Our set-piece analysis this week looks at the idea of traffic and which direction it goes in when attacking or defending corners. Traffic, in set-piece terminology, basically refers to players in the box, and so the more congested one area is, the greater the ‘traffic’. Traffic can, of course, move, and so which direction it moves in can play a big part. This set-piece analysis looks at moving in the opposite direction of traffic with a view to blocking, with examples from the NFL and the Premier League.
We can see an example of a play below from the NFL, with the play drawn onto the image here. The target player makes a run from the far side to come across to the near side (jet), and his marker follows him. The offensive team has two players ready to run on this side. Both of these players look to make inside runs towards the centre where their markers will follow, while the target player (highlighted in yellow) looks to run in the opposite direction by moving from centre to wide.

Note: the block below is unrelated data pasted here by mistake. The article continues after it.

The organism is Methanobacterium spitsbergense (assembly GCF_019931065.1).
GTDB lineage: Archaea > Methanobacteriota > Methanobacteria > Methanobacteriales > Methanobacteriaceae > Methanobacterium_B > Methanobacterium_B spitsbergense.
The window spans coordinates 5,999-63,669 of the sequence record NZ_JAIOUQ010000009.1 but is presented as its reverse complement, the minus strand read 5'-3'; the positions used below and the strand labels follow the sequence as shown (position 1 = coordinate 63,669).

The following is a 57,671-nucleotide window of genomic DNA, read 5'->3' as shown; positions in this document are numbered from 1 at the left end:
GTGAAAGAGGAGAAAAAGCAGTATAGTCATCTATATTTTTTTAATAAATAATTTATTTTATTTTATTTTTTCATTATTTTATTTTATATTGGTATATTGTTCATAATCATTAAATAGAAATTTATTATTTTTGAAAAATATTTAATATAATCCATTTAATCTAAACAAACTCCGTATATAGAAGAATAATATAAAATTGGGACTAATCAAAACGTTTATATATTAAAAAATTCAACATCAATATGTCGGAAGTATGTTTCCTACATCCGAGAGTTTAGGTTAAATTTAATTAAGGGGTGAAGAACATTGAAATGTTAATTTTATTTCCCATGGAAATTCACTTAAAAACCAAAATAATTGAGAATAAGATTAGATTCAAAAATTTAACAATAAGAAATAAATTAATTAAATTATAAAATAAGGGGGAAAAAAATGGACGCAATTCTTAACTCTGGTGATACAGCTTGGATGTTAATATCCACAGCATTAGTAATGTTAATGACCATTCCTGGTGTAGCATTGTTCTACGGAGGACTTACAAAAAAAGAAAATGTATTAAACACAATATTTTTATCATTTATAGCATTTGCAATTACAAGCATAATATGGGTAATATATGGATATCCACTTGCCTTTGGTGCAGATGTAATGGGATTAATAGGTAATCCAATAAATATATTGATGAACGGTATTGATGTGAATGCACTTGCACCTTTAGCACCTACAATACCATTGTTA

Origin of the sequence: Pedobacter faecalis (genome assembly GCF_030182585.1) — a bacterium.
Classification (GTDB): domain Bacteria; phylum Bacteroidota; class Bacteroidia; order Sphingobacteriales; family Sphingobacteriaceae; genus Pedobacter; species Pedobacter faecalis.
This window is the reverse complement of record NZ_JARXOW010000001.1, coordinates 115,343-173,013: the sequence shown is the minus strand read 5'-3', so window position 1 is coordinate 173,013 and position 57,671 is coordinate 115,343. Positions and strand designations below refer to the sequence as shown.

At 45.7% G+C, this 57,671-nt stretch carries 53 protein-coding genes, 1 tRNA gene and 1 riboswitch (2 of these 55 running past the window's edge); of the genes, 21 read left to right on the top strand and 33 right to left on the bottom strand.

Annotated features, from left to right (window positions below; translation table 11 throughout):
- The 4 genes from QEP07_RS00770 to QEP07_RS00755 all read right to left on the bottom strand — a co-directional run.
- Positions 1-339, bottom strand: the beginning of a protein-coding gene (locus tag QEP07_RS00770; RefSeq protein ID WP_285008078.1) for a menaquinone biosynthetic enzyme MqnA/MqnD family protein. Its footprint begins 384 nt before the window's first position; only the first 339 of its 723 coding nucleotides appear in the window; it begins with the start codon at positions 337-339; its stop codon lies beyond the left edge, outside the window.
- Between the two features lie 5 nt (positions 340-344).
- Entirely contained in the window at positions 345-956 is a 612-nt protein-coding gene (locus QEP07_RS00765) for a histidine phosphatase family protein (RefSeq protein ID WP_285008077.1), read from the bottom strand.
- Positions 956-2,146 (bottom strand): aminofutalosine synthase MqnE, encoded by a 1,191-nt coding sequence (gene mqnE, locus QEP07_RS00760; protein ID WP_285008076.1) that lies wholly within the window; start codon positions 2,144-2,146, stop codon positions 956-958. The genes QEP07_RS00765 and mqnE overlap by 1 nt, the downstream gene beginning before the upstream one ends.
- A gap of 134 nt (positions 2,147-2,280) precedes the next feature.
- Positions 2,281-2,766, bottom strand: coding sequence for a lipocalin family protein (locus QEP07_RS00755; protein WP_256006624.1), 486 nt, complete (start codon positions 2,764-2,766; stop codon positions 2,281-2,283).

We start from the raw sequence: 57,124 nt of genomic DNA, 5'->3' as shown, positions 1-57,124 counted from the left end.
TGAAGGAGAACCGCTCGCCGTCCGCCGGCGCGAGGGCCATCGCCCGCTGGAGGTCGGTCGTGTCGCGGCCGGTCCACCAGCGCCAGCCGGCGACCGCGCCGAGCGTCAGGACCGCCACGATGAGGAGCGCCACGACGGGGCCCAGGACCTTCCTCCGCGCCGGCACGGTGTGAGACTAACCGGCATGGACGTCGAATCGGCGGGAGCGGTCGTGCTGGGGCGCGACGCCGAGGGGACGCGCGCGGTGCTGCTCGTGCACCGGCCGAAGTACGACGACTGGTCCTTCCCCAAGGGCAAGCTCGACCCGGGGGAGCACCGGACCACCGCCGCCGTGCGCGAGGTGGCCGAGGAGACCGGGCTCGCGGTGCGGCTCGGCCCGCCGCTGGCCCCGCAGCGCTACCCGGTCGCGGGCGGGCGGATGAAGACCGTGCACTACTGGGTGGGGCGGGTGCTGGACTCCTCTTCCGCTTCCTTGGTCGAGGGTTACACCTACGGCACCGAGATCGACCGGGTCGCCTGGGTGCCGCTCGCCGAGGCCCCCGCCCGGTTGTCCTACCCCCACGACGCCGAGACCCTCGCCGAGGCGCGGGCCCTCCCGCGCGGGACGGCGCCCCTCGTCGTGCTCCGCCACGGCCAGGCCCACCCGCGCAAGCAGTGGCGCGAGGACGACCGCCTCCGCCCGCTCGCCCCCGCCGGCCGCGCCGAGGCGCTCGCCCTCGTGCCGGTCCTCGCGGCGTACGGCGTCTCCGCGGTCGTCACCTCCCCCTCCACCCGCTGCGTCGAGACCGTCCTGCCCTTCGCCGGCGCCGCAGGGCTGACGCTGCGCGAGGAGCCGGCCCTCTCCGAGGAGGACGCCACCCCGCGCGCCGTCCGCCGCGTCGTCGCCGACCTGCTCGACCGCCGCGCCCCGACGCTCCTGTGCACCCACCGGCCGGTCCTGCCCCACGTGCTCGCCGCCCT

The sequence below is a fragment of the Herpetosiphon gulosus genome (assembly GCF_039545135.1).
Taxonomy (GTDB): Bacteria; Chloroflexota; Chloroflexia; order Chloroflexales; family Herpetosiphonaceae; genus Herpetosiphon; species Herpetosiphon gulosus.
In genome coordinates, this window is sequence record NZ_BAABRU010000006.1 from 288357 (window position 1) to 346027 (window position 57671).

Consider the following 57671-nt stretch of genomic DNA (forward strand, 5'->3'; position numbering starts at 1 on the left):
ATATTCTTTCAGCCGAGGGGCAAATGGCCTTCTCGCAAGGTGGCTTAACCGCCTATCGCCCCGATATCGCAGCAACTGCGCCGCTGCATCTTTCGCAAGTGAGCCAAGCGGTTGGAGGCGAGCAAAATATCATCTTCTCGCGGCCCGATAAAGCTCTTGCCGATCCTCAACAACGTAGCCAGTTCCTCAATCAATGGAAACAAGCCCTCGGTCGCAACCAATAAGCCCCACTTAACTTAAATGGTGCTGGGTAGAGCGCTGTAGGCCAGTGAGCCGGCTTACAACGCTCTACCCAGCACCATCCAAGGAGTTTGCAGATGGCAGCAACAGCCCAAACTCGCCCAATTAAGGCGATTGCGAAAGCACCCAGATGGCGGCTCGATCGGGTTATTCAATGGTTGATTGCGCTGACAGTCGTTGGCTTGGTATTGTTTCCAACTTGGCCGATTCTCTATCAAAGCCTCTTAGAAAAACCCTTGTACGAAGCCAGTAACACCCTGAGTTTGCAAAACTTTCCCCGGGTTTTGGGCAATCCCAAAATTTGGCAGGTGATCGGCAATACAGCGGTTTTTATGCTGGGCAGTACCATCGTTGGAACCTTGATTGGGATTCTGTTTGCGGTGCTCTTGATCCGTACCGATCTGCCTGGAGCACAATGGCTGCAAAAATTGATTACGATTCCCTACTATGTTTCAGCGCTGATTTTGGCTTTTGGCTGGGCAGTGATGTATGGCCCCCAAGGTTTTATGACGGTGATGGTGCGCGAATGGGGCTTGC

As a result, with the players moving in opposite directions, one of the runners is able to block the target player’s man, and because the attacker has the advantage of depth, they can just run around the block and into space.
The target player (Jarvis Landry) is therefore able to create a massive amount of separation from his marker, and the defence cannot adjust in a split second to deal with the space Landry takes up. Landry is then able to catch the ball and run for just over 15 yards. This is all created by running in the opposite direction to traffic.
This idea of moving against traffic is one that we see at times in football, and it is extremely useful to create separation and blocks from deeper areas. We can see an example this season of Virgil van Dijk’s goal vs Leeds, where Sadio Mané moves in the opposite direction to Van Dijk to help create traffic along with those deeper players.
As a result, Mané is able to create a block on Van Dijk’s marker and so Van Dijk creates separation to score. We notice in this whole set-piece that Van Dijk starts as the deepest player in the initial cluster, and Jarvis Landry does the exact same thing at the start of the play, as this helps them to create maximum separation from their markers.
This concept as a whole has many different variations and ideas which can be used, some of which I have already written about, but this gives a basic idea behind why players like to move against traffic at times and why it is successful.